Emergency Adrenaline for Schools
From the 1st October 2017 schools will now be able to keep adrenaline auto-injectors for emergency use as new legislation was passed last week. Adrenaline auto-injectors give a life-saving dose of adrenaline in the event of a severe allergic reaction (anaphylaxis).
New legislation was passed in Westminster which allows schools to keep emergency adrenaline auto-injectors in response to a two year campaign. The new legislation allows school staff to administer an emergency auto-injectors to any child who has been assessed as being at risk of anaphylaxis.
A working group, made up of representatives from the Anaphylaxis Campaign, Allergy UK, the British Society for Allergy & Clinical Immunology, the British Paediatric Allergy Immunity and Infection Group, and the Royal College of Paediatrics and Child Health, has campaigned over the last two years for the Government to amend the Human Medicines Act to allow schools to buy adrenaline auto-injectors from pharmaceutical suppliers, without prescription, for use in emergencies.
The campaign gained a huge amount of support from parents and teachers alike. Over 1600 parents and carers, and 800 teachers completed a survey in 2015 to assess supporting the campaign. Over 99% of parents and 96% of teachers supported the proposal and the survey formed a crucial part of the evidence presented to the Department of Health. A public consultation conducted by the Department of Health this year also found overwhelming support for a change in the law to allow schools to hold spare auto-injectors, without a prescription, for use in emergencies.
A joint statement from the five organisations says involved in the campaign have said:
“The rise in food allergy among young people is posing a significant risk for schools who can be faced with a life-threatening situation requiring urgent action. One in five fatal food-allergic reactions in children happen at school. Schools can now purchase the first-line treatment for anaphylaxis, without a prescription. While not compulsory, we hope many schools will take advantage of this change as part of their duty of care to those children who are at risk of anaphylaxis. This is likely to increase awareness and highlight the need for staff to be trained to recognise and treat anaphylaxis in school. The working group is now developing a website which will provide online resources to support school staff.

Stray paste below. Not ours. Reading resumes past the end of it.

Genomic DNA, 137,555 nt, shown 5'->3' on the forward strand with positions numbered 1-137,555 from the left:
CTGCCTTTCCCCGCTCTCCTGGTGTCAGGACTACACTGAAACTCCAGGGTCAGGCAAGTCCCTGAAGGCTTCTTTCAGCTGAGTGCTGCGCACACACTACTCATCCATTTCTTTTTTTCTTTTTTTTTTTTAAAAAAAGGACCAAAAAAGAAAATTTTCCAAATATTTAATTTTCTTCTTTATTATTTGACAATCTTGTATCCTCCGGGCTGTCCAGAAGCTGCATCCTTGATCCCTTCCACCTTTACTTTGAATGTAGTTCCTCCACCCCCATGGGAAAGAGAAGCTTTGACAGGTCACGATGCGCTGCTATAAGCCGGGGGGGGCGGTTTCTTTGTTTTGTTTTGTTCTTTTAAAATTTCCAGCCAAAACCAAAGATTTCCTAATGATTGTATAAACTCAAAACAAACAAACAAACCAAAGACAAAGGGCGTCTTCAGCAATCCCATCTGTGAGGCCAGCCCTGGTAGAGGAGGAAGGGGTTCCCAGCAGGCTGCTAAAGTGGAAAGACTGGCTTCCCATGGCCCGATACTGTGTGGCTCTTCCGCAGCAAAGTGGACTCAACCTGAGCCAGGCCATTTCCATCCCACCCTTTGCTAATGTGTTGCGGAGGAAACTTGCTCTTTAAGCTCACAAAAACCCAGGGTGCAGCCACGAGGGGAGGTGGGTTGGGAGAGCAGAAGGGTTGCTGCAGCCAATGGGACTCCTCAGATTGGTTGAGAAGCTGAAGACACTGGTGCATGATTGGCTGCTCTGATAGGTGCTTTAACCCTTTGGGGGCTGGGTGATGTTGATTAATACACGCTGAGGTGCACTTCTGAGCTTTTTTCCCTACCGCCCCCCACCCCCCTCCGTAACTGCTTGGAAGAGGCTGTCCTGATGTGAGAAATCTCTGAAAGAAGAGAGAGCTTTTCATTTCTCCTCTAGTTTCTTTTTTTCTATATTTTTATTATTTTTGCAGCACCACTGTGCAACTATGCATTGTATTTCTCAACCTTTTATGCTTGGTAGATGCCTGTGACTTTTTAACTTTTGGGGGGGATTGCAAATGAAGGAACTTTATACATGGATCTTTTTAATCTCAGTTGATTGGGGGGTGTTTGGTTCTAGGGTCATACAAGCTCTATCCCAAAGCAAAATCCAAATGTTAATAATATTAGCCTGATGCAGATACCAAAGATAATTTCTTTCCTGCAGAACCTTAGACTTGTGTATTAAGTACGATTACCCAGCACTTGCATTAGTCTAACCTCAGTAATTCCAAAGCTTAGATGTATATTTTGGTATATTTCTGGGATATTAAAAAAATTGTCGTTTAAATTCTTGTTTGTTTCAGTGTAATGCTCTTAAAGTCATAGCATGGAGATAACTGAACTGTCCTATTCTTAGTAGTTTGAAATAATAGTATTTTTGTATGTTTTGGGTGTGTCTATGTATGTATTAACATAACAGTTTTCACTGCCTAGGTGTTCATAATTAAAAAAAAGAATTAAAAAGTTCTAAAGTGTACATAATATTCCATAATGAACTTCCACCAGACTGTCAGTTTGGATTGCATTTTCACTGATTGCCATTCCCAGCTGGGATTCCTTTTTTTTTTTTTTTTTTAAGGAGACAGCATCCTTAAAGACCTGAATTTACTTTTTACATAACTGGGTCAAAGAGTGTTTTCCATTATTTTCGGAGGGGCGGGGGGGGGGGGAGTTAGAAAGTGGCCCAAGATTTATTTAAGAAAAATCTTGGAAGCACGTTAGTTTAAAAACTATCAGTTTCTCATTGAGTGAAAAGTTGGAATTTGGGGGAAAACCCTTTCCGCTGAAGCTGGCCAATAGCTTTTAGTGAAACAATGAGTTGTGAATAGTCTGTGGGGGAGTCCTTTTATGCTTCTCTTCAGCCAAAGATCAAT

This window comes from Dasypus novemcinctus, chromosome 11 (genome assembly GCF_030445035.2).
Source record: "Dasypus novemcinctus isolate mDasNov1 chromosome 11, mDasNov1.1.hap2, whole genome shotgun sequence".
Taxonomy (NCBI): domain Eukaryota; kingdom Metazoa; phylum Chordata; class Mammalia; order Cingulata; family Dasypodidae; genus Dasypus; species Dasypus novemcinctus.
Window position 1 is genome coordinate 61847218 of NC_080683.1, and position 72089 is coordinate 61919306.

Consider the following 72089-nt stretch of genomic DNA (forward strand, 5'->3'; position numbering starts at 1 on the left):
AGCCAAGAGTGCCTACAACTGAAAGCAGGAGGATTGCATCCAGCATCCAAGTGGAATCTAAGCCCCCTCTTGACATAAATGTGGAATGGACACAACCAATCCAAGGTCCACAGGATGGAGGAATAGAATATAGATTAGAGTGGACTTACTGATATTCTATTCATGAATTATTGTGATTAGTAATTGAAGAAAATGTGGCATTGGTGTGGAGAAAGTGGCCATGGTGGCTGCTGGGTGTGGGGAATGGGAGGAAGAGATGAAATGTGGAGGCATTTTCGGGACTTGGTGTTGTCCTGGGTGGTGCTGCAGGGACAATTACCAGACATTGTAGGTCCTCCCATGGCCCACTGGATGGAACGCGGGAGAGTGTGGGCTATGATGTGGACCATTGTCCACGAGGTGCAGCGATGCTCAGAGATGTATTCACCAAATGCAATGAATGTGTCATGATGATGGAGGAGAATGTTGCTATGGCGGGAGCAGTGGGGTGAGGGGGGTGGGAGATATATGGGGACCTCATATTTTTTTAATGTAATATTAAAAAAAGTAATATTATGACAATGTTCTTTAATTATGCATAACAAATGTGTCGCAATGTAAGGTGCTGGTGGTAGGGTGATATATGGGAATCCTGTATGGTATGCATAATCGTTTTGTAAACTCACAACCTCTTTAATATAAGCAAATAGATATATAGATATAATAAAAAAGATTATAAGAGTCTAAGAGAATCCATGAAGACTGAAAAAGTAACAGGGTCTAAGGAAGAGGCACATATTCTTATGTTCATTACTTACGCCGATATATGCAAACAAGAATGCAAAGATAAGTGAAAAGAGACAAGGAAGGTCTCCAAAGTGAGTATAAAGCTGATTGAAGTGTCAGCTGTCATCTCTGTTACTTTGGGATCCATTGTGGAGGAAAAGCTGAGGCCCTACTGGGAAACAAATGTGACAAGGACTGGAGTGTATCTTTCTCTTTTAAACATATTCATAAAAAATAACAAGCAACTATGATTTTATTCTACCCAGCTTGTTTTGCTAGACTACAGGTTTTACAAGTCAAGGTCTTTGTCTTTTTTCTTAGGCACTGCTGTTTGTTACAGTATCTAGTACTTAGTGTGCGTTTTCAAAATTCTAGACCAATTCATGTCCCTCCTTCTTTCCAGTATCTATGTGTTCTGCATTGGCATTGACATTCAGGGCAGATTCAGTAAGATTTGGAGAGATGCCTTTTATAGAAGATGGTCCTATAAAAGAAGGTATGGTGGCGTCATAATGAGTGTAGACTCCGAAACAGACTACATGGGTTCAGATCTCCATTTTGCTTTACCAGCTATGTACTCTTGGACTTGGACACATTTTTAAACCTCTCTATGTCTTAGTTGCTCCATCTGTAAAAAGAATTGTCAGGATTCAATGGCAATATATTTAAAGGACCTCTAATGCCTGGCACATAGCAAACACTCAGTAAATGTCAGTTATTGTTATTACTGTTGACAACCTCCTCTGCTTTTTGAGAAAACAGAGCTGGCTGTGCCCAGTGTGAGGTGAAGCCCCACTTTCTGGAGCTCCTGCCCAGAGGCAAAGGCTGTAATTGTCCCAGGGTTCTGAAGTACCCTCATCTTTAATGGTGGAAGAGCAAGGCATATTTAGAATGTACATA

For a parent of a child at risk from anaphylaxis, this will provide valuable reassurance that their child can receive prompt emergency treatment while on school premises.
We are delighted that our campaign has delivered the result we hoped for.”
This change comes as no surprise following the tragic death of Nasar Ahmed at Bow School after he had an allergic reaction to his school dinner in November 2016 and school staff were unsure if to use his adrenaline auto-injector.
To celebrate this fantastic change in legislation we're offering 25% off our Immediate Management of Anaphylaxis course to any schools, colleges and nurseries for any bookings made before 1st October 2017! Get in touch today if you would like more information!